Eli Lilly & Co is set to acquire Prevail Therapeutics Inc for almost $1 billion; Pfizer’s coronavirus disease 2019 vaccine vials found to contain extra doses; a new treatment has been approved for patients with advanced breast cancer.
With a goal of adding gene therapies to its portfolio, pharma giant Eli Lilly will purchase Prevail Therapeutics, a biotech firm specializing in gene therapies meant to slow or stop underlying disease processes in neurodegenerative diseases (eg, Parkinson disease, dementia), reports Bloomberg. In addition to its reported payout of $22.50 per share, and with projected 2021 sales of up to $28 billion, Eli Lilly will pay up to $4 more per share when the first Prevail product gets regulatory approval. One of Prevail’s founders is The Silverstein Foundation for Parkinson’s with GBA, or glucocerebrosidase, a deficit of which can lead to Gaucher disease. Mutations in the GBA1 gene, which encodes this enzyme, are known risk factors for Parkinson disease.
Originally thought to only hold 5 doses, Pfizer’s vials containing its coronavirus disease 2019 (COVID-19) vaccine have been found by some pharmacists to contain up to 7 doses, according to Politico. This equates to possibly 40% more doses of the vaccine being available than previously thought. FDA now says “it is acceptable to use every full dose obtainable,” after hundreds of these extra doses were reportedly discarded earlier in the week by pharmacists, who reached out to Pfizer for guidance after noticing the abundance. A reported 307,642 individuals have died from COVID-19 in the United States.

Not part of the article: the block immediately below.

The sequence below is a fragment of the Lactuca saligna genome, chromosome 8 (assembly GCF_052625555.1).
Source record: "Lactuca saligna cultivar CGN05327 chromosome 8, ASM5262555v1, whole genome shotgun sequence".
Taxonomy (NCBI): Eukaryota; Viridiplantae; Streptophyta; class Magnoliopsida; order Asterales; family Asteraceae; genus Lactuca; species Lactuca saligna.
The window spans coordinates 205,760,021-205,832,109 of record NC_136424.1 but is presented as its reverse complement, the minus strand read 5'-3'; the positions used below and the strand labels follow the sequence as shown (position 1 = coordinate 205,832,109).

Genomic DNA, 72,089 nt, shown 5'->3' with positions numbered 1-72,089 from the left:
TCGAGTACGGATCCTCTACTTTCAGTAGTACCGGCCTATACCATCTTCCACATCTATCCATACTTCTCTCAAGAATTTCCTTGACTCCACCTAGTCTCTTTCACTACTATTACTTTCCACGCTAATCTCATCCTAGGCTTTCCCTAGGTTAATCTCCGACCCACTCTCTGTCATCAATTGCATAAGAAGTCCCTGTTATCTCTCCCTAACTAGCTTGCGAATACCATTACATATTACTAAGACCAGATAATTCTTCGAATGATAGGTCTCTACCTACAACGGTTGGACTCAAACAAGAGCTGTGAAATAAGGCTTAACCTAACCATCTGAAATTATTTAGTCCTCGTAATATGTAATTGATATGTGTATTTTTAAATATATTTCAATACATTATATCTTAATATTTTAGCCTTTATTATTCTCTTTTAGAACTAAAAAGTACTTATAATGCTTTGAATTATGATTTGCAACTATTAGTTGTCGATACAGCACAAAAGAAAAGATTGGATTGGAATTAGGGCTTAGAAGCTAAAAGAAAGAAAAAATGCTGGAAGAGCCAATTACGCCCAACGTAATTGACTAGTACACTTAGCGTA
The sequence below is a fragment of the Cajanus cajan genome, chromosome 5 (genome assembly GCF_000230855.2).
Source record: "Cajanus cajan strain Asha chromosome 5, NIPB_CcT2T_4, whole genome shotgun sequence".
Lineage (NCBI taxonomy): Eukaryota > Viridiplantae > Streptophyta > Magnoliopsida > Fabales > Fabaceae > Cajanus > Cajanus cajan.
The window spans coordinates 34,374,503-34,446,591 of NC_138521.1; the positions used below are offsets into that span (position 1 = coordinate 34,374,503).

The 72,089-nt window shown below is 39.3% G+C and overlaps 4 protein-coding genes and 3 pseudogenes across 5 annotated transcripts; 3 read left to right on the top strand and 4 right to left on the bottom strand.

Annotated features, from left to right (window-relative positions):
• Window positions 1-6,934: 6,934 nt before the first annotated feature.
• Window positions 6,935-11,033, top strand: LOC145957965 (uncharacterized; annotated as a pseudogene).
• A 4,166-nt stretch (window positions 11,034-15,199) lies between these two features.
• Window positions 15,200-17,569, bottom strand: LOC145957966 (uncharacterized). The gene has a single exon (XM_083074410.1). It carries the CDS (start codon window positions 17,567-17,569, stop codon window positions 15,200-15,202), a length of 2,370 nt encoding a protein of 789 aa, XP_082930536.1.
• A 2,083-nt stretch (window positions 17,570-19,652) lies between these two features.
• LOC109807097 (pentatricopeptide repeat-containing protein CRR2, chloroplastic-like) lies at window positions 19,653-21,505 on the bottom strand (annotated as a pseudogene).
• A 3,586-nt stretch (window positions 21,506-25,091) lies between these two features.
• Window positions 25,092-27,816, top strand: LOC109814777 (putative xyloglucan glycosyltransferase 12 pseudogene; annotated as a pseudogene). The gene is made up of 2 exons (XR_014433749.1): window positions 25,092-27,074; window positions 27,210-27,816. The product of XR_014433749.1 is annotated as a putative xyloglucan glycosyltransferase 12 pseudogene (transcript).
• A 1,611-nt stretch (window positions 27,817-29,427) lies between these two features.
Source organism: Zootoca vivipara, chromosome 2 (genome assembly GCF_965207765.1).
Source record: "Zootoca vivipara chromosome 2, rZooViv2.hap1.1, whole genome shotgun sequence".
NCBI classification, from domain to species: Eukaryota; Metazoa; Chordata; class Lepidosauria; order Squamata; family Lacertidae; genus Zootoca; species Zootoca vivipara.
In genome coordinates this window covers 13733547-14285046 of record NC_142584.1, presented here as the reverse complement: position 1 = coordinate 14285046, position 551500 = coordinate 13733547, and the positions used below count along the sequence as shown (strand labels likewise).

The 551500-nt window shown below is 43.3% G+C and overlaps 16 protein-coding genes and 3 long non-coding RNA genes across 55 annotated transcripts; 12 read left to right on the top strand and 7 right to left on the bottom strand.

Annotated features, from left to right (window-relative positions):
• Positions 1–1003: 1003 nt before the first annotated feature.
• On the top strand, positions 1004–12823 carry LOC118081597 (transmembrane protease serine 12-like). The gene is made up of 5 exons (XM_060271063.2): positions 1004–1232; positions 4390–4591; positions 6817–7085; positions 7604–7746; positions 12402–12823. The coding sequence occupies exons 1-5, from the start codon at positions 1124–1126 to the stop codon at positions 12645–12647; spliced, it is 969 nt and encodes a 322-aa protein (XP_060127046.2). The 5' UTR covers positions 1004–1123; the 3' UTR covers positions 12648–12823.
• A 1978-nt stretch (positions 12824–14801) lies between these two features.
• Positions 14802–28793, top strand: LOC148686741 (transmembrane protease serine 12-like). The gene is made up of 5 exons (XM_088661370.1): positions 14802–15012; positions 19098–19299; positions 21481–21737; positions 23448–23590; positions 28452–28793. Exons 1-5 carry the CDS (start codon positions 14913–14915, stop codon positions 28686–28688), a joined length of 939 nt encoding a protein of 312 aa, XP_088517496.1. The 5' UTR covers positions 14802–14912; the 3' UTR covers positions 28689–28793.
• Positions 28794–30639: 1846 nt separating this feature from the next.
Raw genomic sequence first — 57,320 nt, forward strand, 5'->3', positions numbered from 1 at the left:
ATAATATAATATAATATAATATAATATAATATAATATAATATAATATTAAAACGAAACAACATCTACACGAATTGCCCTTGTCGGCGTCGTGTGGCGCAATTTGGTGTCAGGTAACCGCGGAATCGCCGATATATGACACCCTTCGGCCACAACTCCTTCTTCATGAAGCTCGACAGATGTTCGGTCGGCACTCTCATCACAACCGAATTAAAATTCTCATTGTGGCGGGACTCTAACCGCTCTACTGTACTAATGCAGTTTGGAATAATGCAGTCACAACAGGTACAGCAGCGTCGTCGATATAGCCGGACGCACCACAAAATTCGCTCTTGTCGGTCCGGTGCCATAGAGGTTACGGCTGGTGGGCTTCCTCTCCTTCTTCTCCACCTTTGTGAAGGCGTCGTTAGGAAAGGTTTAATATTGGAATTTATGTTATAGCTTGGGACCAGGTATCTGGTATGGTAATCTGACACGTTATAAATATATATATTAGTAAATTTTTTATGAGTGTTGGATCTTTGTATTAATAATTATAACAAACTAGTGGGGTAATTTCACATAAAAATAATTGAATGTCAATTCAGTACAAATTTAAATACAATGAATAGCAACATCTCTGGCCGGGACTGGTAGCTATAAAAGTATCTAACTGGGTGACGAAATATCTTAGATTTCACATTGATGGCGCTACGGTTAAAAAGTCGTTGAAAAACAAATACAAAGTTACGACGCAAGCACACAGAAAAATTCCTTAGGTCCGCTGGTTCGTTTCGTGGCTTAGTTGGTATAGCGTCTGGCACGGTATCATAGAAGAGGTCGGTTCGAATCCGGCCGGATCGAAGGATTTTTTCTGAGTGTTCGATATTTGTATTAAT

MacroGenics, a biopharmaceutical company focused on developing monoclonal antibodies against cancer, has received FDA approval for its drug margetuximab-cmkb (Margenza) plus chemotherapy to treat patients with advanced breast cancer, details Reuters. These patients must have failed at least 2 prior therapies. Expected to launch in March, the drug carries with it a boxed warning of teratogenic risk, as well as a risk of left ventricular dysfunction, a condition known to lead to heart failure.